SMB Nation Blog

SMB Nation has been serving the Bainbridge Island area since 2001, providing IT Support such as technical helpdesk support, computer support, and consulting to small and medium-sized businesses.

How to protect your PC against the Intel chip flaw

Here are the steps to take to keep your Windows laptop or PC safe from Meltdown and Spectre.

by Matt Elliott

Intel

A major security flaw has been discovered in many modern processors that could allow hackers to access data -- passwords, encryption keys and other information you want kept private -- stored in the protected kernel memory of your computer, phone or tablet. Known by the names Spectre and Meltdown, the flaws affect chips from Intel and Arm. Intel's rival AMD believes its chips are safe, saying in a statement, "Due to differences in AMD's architecture, we believe there is a near zero risk to AMD processors at this time."

Click here for a broad overview of the fixes currently available for a variety of devices. Considering the vast number of users with Intel-based Windows PCs and laptops, here's a deeper dive on what you need to do to protect yourself.

Install the emergency Windows patch

Microsoft has released a rare, out-of-band emergency patch for Windows 10 users. It should pop up and ask you to restart your machine so it can be installed, but if you have yet to receive such a notification, then head to Settings > Update & security see if there are updates waiting on the Windows Update page. If you are running Windows 10 version 1709 (Fall Creators Update), the patch you need is labeled Security Update for Windows (KB4056892).

For older versions of Windows 10, here are the patch numbers:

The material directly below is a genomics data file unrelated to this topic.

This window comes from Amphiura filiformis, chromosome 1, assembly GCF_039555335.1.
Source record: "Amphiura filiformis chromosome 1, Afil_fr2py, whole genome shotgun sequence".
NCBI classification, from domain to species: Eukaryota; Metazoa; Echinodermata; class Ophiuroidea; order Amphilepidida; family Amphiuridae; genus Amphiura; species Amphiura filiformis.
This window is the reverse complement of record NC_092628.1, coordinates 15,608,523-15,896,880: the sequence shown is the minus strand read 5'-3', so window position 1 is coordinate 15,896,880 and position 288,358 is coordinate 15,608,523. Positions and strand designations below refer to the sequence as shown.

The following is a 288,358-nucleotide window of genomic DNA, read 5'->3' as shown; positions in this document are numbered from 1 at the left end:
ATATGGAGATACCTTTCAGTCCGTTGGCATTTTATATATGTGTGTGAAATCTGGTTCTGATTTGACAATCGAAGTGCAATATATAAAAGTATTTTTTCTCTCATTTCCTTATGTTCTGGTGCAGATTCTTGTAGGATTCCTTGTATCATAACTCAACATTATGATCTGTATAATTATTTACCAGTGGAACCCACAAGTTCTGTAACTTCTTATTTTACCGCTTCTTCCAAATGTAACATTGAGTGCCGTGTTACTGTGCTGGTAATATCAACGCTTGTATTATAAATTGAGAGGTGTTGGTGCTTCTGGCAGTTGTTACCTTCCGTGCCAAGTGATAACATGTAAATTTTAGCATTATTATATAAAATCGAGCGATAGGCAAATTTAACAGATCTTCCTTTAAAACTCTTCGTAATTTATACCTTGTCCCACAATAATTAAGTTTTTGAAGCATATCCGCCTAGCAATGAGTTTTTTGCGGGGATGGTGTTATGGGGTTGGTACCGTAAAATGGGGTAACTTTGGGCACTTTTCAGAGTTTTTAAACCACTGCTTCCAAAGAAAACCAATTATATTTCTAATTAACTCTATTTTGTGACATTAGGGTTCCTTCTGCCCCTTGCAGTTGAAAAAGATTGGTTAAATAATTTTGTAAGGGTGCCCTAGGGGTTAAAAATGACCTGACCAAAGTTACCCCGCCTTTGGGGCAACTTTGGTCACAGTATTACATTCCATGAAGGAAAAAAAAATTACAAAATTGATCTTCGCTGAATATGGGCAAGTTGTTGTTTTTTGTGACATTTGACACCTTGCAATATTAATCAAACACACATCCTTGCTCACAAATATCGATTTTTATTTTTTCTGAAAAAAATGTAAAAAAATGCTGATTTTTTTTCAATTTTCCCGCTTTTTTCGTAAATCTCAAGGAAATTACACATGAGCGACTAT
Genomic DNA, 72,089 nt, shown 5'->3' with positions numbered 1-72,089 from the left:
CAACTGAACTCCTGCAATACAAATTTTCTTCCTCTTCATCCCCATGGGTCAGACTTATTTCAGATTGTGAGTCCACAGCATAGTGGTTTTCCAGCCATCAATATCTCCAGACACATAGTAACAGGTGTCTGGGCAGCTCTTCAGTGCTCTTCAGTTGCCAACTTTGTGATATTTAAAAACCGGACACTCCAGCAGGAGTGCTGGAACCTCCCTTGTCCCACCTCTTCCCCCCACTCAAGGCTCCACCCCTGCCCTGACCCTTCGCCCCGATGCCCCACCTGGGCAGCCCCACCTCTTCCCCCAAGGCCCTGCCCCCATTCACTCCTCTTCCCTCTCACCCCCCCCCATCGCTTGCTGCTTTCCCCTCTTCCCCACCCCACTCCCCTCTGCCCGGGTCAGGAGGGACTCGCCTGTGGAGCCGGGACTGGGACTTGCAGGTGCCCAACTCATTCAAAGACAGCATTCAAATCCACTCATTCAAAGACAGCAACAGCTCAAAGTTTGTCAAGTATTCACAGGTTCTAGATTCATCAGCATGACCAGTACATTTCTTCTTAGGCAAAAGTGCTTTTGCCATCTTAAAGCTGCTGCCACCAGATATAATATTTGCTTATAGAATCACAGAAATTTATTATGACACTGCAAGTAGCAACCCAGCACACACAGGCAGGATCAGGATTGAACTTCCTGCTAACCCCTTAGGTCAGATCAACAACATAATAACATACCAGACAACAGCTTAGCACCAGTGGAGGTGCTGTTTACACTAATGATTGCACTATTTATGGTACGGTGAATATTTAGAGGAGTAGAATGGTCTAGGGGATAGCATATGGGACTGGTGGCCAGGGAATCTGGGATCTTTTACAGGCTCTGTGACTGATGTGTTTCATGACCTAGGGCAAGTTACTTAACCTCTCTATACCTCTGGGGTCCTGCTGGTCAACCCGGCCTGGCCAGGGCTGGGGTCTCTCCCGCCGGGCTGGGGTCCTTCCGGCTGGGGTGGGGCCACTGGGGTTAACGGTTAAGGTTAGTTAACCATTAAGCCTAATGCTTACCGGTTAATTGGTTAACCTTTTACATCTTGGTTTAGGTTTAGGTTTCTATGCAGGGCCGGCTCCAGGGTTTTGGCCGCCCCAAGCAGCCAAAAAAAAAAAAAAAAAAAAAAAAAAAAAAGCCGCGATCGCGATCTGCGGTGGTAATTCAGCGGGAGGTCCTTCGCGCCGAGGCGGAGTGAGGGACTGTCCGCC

• Windows 10 version 1703 (Creators Update): KB4056891
  • Windows 10 version 1607 (Anniversary Update): KB4056890
  • Windows 10 version 1511 (November Update): KB4056888
  • Windows 10 version 1507 (Initial Release): KB4056893

Manual install route

If you have yet to receive the patch via Windows Update, you can manually install it by going to this Windows Update Catalog page. Odds are you are running a 64-bit version of Windows, so you'll want to install the file for x64-based systems. For Fall Creators Update, for example, it's the bottom-most option labeled "2018-01 Cumulative Update for Windows 10 Version 1709 for x64-based Systems (KB4056892)."

How can I be sure I'm protected?

To check to see if you have installed the necessary patch, go to Settings > Update & security and click View installed update history. Under Quality Updates, look to see that Security Update for Windows (KB4056892) was successfully installed. You can also check by going to Settings > System > About and scrolling down to the Windows specifications section. After installing the KB4056892 patch, the OS Build will read 16299.125.